Positive Youth Development

Positive Youth Development (PYD) and 40 Developmental Assets

“The PYD framework asserts that every young person has the potential for successful, healthy development as well as the capacity for positive development. PYD originates from a strength-based view of adolescence that is juxtaposed to a deficits perspective of youth. It critiques the common research practice that only measures the problem behaviors of youth and fails to examine the positive behaviors youth also may exhibit” (Chung and McBride, 2015, p.193).

The 40 Developmental Assets for Adolescents were developed by the Search Institute in 1997 to establish a foundation for healthy youth development. The assets are split into external and internal categories with subgroups for each. External assets subgroups include support, empowerment, boundaries and expectations, and constructive use of time. Commitment to learning, positive values, social competencies, and positive identity are the four subgroups of internal assets (Search Institute, 2007).

To find out more information about the 40 Developmental Assets for Adolescents go to: http://www.search-institute.org/content/40-developmental-assets-adolescents-ages-12-18

Key Principles of PYD

Youth.gov, a government website that works to “create, maintain, and strengthen effective youth programs” (Youth.gov, 2016, p.1), provides a list of key principles to positive youth development:

  1. Positive youth development is an intentional process. It is about being proactive to promote protective factors in young people.
  2. Positive youth development complements efforts to prevent risky behaviors and attitudes in youth, and complements efforts that work to address negative behaviors.
  3. Youth assets are both acknowledged and employed through positive youth development. All youth have the capacity for positive growth and development.
  4. Positive youth development enables youth to thrive and flourish in their teen years, and prepares them for a healthy, happy and safe adulthood.
  5. Positive youth development involves youth as active agents. Adults may set the structure, but youth are not just the recipients of services. Youth are valued and are encouraged to bring their assets to the table. Adults and youth work in partnership.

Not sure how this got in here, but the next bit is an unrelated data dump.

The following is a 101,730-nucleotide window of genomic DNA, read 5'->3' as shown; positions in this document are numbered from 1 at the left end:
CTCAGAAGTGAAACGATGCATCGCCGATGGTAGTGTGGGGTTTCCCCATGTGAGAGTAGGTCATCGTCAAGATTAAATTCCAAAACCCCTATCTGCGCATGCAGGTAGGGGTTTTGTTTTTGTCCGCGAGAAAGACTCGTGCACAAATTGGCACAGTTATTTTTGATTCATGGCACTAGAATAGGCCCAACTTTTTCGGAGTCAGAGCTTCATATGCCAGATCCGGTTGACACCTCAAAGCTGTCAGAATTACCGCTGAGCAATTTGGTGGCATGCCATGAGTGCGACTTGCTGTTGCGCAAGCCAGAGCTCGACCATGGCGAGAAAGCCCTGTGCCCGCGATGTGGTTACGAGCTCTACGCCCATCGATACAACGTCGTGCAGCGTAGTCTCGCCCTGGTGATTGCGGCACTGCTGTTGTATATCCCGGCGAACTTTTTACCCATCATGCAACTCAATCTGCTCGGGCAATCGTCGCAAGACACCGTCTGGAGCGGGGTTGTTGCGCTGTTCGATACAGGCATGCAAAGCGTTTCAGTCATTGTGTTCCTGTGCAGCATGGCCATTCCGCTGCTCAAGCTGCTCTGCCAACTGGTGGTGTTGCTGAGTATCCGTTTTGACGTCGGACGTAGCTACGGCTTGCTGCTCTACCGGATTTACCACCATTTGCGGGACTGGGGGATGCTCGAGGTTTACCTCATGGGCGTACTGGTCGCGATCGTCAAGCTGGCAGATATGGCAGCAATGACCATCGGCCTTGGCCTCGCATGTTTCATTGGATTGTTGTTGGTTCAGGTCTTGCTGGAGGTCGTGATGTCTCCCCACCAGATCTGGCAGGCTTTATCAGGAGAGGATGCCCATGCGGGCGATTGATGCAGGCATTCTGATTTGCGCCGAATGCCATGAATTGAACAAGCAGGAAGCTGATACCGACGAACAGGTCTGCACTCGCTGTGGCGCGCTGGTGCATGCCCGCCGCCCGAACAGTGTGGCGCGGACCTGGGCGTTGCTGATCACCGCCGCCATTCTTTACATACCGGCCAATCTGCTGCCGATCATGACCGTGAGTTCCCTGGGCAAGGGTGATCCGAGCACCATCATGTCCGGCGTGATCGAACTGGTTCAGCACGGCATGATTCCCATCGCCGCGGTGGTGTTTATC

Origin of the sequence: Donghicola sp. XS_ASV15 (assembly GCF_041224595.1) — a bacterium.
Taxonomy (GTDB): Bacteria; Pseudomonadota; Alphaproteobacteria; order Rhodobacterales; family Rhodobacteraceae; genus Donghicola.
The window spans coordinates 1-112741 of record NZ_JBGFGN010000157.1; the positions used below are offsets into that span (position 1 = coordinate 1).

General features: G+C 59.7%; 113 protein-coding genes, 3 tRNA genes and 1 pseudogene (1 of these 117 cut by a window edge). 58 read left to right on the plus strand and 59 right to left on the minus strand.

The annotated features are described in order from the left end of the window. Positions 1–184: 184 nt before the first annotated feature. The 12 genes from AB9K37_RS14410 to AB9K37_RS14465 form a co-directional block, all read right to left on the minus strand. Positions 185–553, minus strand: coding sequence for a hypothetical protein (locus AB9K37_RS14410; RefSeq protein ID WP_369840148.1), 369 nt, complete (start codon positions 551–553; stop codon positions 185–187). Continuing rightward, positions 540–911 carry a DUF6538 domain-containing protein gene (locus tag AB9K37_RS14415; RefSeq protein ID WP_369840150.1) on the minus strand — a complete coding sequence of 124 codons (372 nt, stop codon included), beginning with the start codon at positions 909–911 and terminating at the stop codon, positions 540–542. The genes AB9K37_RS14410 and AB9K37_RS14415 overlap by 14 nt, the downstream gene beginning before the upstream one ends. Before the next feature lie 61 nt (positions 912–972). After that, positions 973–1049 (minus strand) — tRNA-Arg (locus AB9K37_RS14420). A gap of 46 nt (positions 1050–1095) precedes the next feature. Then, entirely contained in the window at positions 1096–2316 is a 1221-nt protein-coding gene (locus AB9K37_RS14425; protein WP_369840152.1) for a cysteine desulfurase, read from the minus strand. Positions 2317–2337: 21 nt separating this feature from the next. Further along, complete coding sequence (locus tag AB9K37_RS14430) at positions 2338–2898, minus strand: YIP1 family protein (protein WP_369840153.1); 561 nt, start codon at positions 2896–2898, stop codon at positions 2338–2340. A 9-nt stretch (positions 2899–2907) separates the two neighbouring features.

6. Youth leadership development is a part of positive youth development, but youth aren’t required to lead. Youth can attend, actively participate, contribute, or lead through positive youth development activities.
  7. Positive youth development involves civic involvement and civic engagement—youth contribute through service to their communities.
  8. Positive youth development involves and engages every element of the community—schools, homes, community members, and others. Young people are valued through this process. Positive youth development is an investment that the community makes in young people. Youth and adults work together to frame the solutions (Youth.gov, 2016).

To find out more information about the Key Principles of Positive Youth Development go to:


Positive Youth Development at the Office on Children and Youth








The Office on Children and Youth (OCY) implements and facilitates Wyman’s Teen Outreach Program (TOP) in various settings such as middle schools, high schools, and community sites. TOP ® promotes and uses a Positive Youth Development framework and is a national evidence-based program designed to empower teens and enable them to make healthy choices. TOP® is a component of the Teen Pregnancy Prevention Program at OCY and is integral in our efforts to reduce pregnancy among teens, increase school attendance and grades, and decrease dropout rates. Facilitated by trained OCY staff, TOP® serves over 100 students each year in various clubs across Harrisonburg. Participants complete 20 hours of community service learning each year. This learning benefits youth participants and the community. Through their contributions to the betterment of their neighborhoods, teens alter community members’ perspectives on youth, which helps to build self-esteem. This cycle fosters positive attitudes towards adolescents, building self-efficacy and self-worth. Evidence-based results show teens who participate in TOP® have a decreased risk of becoming a teen parent, dropping out of school, and spending time in jail or prison. Youth who participate also have an increased rate of graduating high school on time, participating in community service, and making healthy choices.

By the Numbers

Evidence-based results show teens who participate in TOP® have a…

60% Lower risk of academic

88% Participation in community service

60% Lower risk of dropout

53% Lower risk of teen pregnancy

52% Lower risk of school suspension

(Wyman Center, 2014, p.3)


To learn more about the Wyman’s Teen Outreach Program visit:


Theory and Practice on Positive Youth Development









Chung, S., and McBride, A. M. (2015). Social and emotional learning in middle school curricula:

A service learning model on positive youth development. Children and Youth Services  Review, 53 (1), p.192-200. doi: 10.1016/j.childyouth.2015.04.008.

Search Institute. (2007). 40 Developmental Assets for Adolescents. Retrieved from http://www.search-institute.org/content/40-developmental-assets-adolescents-ages-12-18

Wyman Center. (2014). Annual Report: Transforming Today’s Teens, Discovering Tomorrow’s Leaders. Eureka, MO: Wyman Center.

Youth.gov. (2016). Key Principles. Retrieved from http://youth.gov/youth-topics/positive-youth-development/key-principles-positive-youth-development